Hop aroma abounds in the IPA. The head is just slightly off-white, thick, and tasty. You can tell right from the start that there is going to be lacing on the glass. Plenty of flowery hop flavor, of course. The mouthfeel is smooth and light. A malty sweetness greets you first, but then drops off. Randy Mosher wrote in his article "What's On Your Menu?: Dazzle Them with Beer & Food Pairings," (The New Brewer, Vol. 25 No. 1) that hop bitterness emphasizes spiciness. The Dugg's damn-near-professional spicing skills were requested for this particular dish. He fiendishly leaned over the baking dish for quite some time, shaking this jar, taking pinches from that jar, and blopping copious amounts of Tabasco sauce to and fro. Call it a premonition, but I think our palates are about to be spanked.

Indeed, the combination of the beer and food allows the spices to linger in the mouth for a long, long time. That's right, quench the spice heat with nice cold beer. Oh boy. Good thing we aren't going anywhere tonight.

The multitude of flavors in the dish are rinsed clear with the beer. Spices are tasted throughout the entire experience, but the veggie flavors are fresh and clean every time after sipping the beer.

Head-bobbing to a new-found band, Fu Manchu, we lapsed into a silence and enjoyed our dinner. The Dugg uttered the first word after many long minutes: "more."

Tuesday, April 22, 2008

“They sell Bud — we sell Weed.”

... an excellent point by brewer Vaune Dillmann of Mt. Shasta Brewing Company, home of Weed Ales and Lagers. Their slogan, "Try Legal Weed" is on the Alcohol and Tobacco Tax and Trade Bureau's no-fly list. Dillmann faces sanctions or fines for using it on his bottle caps. The bottle caps also sport the slogan "A friend in Weed is a friend indeed."

Weed, CA was founded by Abner Weed when he started a lumber mill there in 1897. They were probably having fun with the name from day one... "I trust that fellow, after all, he did introduce me to Weed." A traveler can stumble up to the city's signpost, pose for a snapshot while making the "I'm pinching a joint" symbol with their fingers, and then purchase a “High on Weed, CA” t-shirt at a nearby gas station. Mt. Shasta Brewing Company has a beer named "Shastafarian Porter."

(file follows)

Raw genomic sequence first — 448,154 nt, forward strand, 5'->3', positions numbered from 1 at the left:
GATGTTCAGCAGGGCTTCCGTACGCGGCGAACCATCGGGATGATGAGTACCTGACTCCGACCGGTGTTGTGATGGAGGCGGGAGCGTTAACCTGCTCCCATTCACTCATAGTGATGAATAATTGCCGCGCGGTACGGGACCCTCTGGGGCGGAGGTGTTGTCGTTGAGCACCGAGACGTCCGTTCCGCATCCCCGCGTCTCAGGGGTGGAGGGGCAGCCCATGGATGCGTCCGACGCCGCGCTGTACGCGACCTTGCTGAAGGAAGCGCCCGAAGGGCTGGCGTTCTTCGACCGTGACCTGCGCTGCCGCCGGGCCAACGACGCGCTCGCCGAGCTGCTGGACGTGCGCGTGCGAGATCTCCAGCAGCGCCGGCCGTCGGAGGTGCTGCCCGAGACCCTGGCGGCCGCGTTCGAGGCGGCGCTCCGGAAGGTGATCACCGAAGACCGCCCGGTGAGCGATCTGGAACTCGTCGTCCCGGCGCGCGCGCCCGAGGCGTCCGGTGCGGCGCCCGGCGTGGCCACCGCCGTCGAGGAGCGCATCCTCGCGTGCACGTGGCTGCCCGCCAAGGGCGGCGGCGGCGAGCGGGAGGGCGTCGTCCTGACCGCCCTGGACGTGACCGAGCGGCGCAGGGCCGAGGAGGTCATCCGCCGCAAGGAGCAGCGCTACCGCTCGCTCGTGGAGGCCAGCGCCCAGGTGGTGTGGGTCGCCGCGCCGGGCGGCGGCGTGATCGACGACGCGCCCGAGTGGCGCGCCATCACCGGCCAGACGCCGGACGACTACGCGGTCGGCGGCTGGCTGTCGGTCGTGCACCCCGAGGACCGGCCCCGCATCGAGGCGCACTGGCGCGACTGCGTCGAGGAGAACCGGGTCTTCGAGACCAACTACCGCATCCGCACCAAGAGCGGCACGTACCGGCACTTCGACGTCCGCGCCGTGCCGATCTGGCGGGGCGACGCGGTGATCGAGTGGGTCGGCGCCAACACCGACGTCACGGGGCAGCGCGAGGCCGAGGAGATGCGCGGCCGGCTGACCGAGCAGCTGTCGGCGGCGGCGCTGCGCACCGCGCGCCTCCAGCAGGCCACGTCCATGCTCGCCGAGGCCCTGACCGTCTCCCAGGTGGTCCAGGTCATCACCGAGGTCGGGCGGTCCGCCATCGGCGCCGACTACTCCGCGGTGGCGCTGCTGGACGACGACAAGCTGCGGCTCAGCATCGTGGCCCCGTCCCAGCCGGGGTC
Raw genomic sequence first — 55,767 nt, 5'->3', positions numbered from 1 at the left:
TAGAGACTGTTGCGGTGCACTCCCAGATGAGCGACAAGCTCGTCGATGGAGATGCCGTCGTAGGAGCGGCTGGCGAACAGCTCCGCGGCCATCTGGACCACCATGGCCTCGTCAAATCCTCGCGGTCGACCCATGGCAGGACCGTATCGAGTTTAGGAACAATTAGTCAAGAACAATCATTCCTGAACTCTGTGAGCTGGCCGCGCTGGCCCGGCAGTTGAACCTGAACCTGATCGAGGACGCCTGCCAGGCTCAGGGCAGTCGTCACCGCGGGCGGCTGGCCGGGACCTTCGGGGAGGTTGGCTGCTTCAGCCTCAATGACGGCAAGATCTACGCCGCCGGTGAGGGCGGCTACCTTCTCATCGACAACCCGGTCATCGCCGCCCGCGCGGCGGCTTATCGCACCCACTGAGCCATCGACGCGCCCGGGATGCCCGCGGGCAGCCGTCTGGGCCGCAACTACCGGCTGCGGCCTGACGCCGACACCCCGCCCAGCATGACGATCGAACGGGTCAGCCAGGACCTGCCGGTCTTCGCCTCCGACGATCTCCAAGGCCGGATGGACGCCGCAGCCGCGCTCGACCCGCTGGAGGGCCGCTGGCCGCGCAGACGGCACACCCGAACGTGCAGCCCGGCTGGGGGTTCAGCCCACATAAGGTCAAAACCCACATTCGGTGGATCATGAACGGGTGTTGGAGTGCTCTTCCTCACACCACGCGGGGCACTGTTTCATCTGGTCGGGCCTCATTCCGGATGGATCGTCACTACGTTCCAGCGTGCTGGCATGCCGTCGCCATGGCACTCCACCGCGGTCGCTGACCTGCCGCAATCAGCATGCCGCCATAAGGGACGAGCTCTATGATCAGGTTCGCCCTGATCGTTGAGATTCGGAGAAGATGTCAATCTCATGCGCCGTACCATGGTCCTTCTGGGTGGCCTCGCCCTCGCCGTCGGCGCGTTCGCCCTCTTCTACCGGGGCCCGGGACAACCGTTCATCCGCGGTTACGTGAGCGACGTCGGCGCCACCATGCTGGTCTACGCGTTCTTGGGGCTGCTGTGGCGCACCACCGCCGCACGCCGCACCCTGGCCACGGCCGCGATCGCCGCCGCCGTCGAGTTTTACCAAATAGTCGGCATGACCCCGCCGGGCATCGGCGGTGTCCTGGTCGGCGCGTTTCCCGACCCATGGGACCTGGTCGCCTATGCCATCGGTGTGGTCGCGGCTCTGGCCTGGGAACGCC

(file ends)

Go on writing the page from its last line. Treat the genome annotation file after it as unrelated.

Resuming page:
No doubt, the pot jokes abound in a city named Weed. A Californian city named Weed.

Now, as people making nice with the local TTB, we wouldn't dare question their judgment. However, we do submit that the slogans are funny. And they're on products made exclusively for adults. We don't even need to think of the children, because you know, they aren't supposed to be drinking beer anyway.

Couldn't the TTB just aim high? Give us the benefit of the doubt; that we adult consumers know how to pass the doob jokes without coughing? We are stone serious, roll this one up and forget about it. Wait... what were we talking about?

Thanks to The Full Pint Dot Com for a repost of the article by Ryan Sabalow.

Wednesday, April 16, 2008

Honk if you're sad

Early warning rumblings gave way to the sad truth this week: Goose Island will be closing it's pub at North/Clybourn here in Chicago.

Click here to read the Chicago Trib article.

Now, I've always been bummed about the fact that the place closes down so early on Friday and Saturday nights. 11:oo pm hits and we always manage to find ourselves surrounded by chairs propped on top of the tables and mop-wielding staff who are clearly eager to split. But that isn't to say that GI-North/Clybourn isn't one of our favorite places to be.

The beer is excellent. Say whatever you want about the relationship with Widmer, the beer in the glass is what counts. We've been proud to hold countless business meetings at GI-North/Clybourn because the beer is so reliably tasty.

The Siebel Institute of Technology has called GI-North/Clybourn its classroom home since 2003. The Dugg earned his diploma in Brewing Technology at this pub. The Illinois Craft Brewers Guild has held meetings and festivals here. When I think about it, we've spent a lot of time at this place. No wonder I'm so thirsty right now.